Testosterone, Total

CPT: 84403

Expected Turnaround Time

24 Hours

Turnaround time is defined as the usual number of days from the date of pickup of a specimen for testing to when the result is released to the ordering provider. In some cases, additional time should be allowed for additional confirmatory or additional reflex tests. Testing schedules may vary.

Specimen Requirements


Serum, Plasma


SST (Serum), Red Top (Separate Serum), Lithium Heparin (Plasma), EDTA (Plasma), Sodium Heparin (Plasma)

Storage Instructions

Room Temp., Refrigerated (2-8 C)

Stability Requirements

Room temp. 7 days, Refrigerated 7 days

Test Details

Additional Information

In men, testosterone is the primary sex hormone. It’s in charge of a man’s physical appearance. Although it is thought to be a “masculine” sex hormone, it is found in both men and women’s blood.  

Testosterone is primarily produced in the male testicles by unique endocrine tissue called Leydig cells. It’s also made by the adrenal glands in both males and females, as well as the ovaries in females in modest amounts. 

In males, testosterone promotes the formation of secondary sex characteristics such as penis size, body hair growth, muscle development, and a deeper voice. It is abundant in males during adolescence and adulthood in order to regulate sex drive and preserve muscle mass. Estradiol is the major sex hormone in females, and testosterone is converted to it in women. 

The pituitary gland produces luteinizing hormone, which stimulates and regulates testosterone synthesis. Testosterone functions in a negative feedback loop: when testosterone levels rise, LH production falls, slowing testosterone production; lower testosterone levels cause higher LH production, which promotes testosterone production. 

Testosterone levels fluctuate throughout the day, increasing in the early morning hours and dropping in the evening. Levels rise after activity and fall as people get older. 

About two-thirds of testosterone is attached to sex-hormone binding globulin in the blood, with the remaining one-third bound to albumin. Only a small percentage of testosterone is released into the blood as free testosterone. The bioavailable fraction is the free plus albumin-bound testosterone, which can act on target tissues. 


  1. Grand, G, et al. (2022) The role of testosterone in spermatogenesis: Lessons from proteome profiling of human spermatozoa in testosterone deficiency. https://www.ncbi.nlm.nih.gov/pmc/articles/PMC5029560/ 
  2. Rothman MS, et al. (2011) Reexamination of testosterone, dihydrotestosterone, estradiol and estrone levels across the menstrual cycle and in postmenopausal women measured by liquid chromatography-tandem mass spectrometry. https://pubmed.ncbi.nlm.nih.gov/36282060/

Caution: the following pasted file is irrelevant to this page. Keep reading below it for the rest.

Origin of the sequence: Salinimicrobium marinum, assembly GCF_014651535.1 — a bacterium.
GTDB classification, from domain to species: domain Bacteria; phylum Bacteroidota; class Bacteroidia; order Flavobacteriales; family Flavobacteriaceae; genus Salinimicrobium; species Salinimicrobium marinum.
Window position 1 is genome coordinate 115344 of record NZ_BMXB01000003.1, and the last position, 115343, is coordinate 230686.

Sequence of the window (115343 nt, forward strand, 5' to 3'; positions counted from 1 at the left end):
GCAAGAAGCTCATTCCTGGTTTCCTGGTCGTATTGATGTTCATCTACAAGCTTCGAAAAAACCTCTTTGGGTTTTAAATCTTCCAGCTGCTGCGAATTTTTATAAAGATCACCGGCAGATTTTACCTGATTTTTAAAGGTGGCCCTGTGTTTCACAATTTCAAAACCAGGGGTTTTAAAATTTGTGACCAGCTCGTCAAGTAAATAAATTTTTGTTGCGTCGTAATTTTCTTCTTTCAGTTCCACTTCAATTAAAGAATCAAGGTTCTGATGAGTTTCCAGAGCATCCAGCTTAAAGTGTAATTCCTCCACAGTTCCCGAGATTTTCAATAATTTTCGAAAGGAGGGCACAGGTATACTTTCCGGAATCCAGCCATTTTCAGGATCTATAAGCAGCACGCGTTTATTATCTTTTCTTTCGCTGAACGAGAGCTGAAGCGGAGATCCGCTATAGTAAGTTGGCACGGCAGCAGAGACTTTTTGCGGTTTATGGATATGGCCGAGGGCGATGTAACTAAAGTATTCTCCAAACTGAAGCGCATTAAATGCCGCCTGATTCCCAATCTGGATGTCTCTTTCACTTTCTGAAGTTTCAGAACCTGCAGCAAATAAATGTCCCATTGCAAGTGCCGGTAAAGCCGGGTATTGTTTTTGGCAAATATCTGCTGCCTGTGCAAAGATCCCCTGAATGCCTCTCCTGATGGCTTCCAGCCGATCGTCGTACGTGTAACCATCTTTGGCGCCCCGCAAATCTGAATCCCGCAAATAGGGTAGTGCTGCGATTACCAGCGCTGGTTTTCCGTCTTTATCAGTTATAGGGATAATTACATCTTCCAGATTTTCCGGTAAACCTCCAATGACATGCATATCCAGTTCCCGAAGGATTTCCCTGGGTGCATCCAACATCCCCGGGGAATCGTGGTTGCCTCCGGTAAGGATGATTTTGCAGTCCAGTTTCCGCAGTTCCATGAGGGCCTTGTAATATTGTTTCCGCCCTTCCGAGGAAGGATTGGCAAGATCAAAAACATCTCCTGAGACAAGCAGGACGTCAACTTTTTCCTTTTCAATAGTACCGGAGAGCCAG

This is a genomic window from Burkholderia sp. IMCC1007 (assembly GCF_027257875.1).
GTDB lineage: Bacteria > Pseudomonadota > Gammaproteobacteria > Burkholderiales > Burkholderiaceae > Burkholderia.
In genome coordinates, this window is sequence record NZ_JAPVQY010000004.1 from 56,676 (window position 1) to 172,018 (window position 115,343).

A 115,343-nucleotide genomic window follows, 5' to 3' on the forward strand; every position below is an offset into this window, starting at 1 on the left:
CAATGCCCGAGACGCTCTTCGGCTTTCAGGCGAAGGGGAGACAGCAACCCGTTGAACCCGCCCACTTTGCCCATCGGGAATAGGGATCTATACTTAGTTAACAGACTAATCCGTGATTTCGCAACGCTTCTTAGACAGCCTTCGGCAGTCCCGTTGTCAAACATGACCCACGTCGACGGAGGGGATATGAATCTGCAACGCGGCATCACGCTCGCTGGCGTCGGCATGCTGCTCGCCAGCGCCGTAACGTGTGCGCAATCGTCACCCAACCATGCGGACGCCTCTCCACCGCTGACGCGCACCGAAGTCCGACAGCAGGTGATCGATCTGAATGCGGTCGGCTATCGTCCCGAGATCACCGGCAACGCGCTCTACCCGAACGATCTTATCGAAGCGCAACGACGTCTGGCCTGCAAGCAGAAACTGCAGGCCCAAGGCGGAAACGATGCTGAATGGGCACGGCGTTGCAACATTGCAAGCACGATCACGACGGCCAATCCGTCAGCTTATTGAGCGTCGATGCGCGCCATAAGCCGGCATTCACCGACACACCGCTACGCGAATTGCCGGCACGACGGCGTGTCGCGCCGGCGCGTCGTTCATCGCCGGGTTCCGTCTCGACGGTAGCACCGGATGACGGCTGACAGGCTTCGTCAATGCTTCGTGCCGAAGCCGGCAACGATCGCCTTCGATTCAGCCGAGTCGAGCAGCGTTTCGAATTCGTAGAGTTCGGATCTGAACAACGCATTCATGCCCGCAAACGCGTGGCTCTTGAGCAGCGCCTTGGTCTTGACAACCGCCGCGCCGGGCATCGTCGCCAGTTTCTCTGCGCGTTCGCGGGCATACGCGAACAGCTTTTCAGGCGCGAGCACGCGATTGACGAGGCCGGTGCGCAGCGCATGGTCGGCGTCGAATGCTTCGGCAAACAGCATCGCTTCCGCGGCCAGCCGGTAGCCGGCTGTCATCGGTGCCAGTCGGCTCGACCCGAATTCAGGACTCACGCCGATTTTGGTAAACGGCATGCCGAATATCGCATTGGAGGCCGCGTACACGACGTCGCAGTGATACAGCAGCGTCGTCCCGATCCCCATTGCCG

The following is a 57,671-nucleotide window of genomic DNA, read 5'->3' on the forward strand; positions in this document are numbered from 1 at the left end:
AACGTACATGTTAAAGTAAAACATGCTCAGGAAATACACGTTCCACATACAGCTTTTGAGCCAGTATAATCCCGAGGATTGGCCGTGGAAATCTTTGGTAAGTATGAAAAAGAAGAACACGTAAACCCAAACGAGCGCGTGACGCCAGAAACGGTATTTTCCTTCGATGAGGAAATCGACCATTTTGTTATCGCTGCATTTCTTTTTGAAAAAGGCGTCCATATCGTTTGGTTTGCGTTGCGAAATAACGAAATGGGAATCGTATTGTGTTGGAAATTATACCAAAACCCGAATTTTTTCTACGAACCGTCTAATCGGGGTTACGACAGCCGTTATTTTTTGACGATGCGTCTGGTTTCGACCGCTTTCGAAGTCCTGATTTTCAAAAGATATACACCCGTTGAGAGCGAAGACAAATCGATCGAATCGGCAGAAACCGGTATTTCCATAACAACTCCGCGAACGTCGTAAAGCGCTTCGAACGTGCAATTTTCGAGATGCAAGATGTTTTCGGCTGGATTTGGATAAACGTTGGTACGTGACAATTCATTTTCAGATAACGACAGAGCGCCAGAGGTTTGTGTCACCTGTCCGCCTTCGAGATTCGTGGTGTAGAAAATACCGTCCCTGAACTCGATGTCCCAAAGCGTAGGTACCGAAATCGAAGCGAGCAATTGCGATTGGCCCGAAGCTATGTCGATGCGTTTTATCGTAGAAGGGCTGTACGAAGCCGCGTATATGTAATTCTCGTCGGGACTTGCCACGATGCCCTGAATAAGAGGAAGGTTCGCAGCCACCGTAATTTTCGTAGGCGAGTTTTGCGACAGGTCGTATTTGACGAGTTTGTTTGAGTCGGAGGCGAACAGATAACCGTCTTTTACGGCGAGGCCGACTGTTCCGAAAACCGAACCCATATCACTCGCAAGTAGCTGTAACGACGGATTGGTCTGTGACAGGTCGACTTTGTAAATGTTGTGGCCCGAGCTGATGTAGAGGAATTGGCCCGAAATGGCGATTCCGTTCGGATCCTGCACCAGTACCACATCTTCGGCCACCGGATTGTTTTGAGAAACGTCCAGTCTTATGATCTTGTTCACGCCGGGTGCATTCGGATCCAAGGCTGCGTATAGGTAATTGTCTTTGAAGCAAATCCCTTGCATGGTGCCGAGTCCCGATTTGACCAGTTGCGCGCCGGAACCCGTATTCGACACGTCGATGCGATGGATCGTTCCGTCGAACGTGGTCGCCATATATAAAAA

Statement on Medical Necessity
All ordered tests should be medically necessary for the diagnosis or detection of disease, illness, impairment, symptom, syndrome, or disorder and the results should be used in the medical management and treatment decisions for the patient. Solaris requires ICD-10 codes with each order for lab testing and both the tests ordered and the diagnosis should be documented in the provider’s medical record for the patient. The United States Department of Health and Human Services, Office of Inspector General, takes the position that a provider who orders medically unnecessary tests may be subject to civil penalties.

Panels and Profiles
Solaris offers Providers the convenience of ordering test combinations in a group at times with the flexibility to choose appropriate test(s) for individual patients. Providers should only order those tests that he or she believes are medically necessary for each patient, and a lesser inclusive profile or individual tests should be ordered if not all tests in the test combination/profile are medically necessary. All tests offered in a test combination/profile may be ordered separately as individual tests. Solaris encourages clients to contact their Solaris representative if the testing configurations shown do not meet individual needs for any reason, or if some other combination of procedures is needed.

CPT Codes
CPT Codes listed are in accordance with Current Procedural Terminology, a publication of the American Medical Association. CPT codes are the responsibility of the billing party and are listed here for informational purposes. Correct coding may vary from one carrier to another. Solaris may bill specific carriers using codes other than what is shown.


For questions or inquiries related to testing please reach out to
customerservice@solarisdx.com or contact us by phone at (844) 550-0308.